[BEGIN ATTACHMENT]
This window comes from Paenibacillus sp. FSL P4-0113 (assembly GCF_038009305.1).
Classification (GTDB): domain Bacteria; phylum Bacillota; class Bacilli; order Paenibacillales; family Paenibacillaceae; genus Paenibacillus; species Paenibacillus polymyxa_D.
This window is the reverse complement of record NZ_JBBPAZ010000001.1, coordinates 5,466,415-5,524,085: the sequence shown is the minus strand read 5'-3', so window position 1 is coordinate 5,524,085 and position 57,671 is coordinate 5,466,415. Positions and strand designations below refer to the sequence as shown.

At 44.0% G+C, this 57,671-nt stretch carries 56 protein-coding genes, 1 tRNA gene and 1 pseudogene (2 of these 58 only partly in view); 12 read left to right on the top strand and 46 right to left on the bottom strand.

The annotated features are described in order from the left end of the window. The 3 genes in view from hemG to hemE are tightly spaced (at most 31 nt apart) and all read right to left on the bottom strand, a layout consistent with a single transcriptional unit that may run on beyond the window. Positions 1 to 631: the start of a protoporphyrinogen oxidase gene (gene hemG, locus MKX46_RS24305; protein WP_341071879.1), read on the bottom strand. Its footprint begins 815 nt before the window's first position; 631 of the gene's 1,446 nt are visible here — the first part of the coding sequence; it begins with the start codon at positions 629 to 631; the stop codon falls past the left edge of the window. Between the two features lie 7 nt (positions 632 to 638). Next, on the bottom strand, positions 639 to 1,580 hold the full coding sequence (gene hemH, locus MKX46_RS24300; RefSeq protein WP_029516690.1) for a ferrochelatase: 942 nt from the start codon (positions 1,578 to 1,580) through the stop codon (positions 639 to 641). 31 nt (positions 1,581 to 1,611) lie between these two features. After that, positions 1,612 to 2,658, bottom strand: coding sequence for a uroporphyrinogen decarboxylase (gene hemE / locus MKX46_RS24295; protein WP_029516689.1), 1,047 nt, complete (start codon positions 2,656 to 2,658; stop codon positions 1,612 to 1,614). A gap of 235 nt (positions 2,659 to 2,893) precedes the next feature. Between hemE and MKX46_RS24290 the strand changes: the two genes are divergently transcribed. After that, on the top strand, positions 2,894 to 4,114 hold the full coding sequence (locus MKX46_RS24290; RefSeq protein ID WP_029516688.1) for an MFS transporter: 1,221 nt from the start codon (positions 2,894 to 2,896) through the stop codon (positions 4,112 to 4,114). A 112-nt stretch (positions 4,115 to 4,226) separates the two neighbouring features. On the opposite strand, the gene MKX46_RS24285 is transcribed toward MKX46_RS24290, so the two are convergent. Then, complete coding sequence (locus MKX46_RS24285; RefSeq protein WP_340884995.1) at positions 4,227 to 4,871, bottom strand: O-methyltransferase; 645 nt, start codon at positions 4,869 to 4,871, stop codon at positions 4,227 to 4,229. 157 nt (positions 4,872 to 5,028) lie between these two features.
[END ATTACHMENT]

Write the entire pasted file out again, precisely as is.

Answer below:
This window comes from Paenibacillus sp. FSL P4-0113 (assembly GCF_038009305.1).
Classification (GTDB): domain Bacteria; phylum Bacillota; class Bacilli; order Paenibacillales; family Paenibacillaceae; genus Paenibacillus; species Paenibacillus polymyxa_D.
This window is the reverse complement of record NZ_JBBPAZ010000001.1, coordinates 5,466,415-5,524,085: the sequence shown is the minus strand read 5'-3', so window position 1 is coordinate 5,524,085 and position 57,671 is coordinate 5,466,415. Positions and strand designations below refer to the sequence as shown.

At 44.0% G+C, this 57,671-nt stretch carries 56 protein-coding genes, 1 tRNA gene and 1 pseudogene (2 of these 58 only partly in view); 12 read left to right on the top strand and 46 right to left on the bottom strand.

The annotated features are described in order from the left end of the window. The 3 genes in view from hemG to hemE are tightly spaced (at most 31 nt apart) and all read right to left on the bottom strand, a layout consistent with a single transcriptional unit that may run on beyond the window. Positions 1 to 631: the start of a protoporphyrinogen oxidase gene (gene hemG, locus MKX46_RS24305; protein WP_341071879.1), read on the bottom strand. Its footprint begins 815 nt before the window's first position; 631 of the gene's 1,446 nt are visible here — the first part of the coding sequence; it begins with the start codon at positions 629 to 631; the stop codon falls past the left edge of the window. Between the two features lie 7 nt (positions 632 to 638). Next, on the bottom strand, positions 639 to 1,580 hold the full coding sequence (gene hemH, locus MKX46_RS24300; RefSeq protein WP_029516690.1) for a ferrochelatase: 942 nt from the start codon (positions 1,578 to 1,580) through the stop codon (positions 639 to 641). 31 nt (positions 1,581 to 1,611) lie between these two features. After that, positions 1,612 to 2,658, bottom strand: coding sequence for a uroporphyrinogen decarboxylase (gene hemE / locus MKX46_RS24295; protein WP_029516689.1), 1,047 nt, complete (start codon positions 2,656 to 2,658; stop codon positions 1,612 to 1,614). A gap of 235 nt (positions 2,659 to 2,893) precedes the next feature. Between hemE and MKX46_RS24290 the strand changes: the two genes are divergently transcribed. After that, on the top strand, positions 2,894 to 4,114 hold the full coding sequence (locus MKX46_RS24290; RefSeq protein ID WP_029516688.1) for an MFS transporter: 1,221 nt from the start codon (positions 2,894 to 2,896) through the stop codon (positions 4,112 to 4,114). A 112-nt stretch (positions 4,115 to 4,226) separates the two neighbouring features. On the opposite strand, the gene MKX46_RS24285 is transcribed toward MKX46_RS24290, so the two are convergent. Then, complete coding sequence (locus MKX46_RS24285; RefSeq protein WP_340884995.1) at positions 4,227 to 4,871, bottom strand: O-methyltransferase; 645 nt, start codon at positions 4,869 to 4,871, stop codon at positions 4,227 to 4,229. 157 nt (positions 4,872 to 5,028) lie between these two features.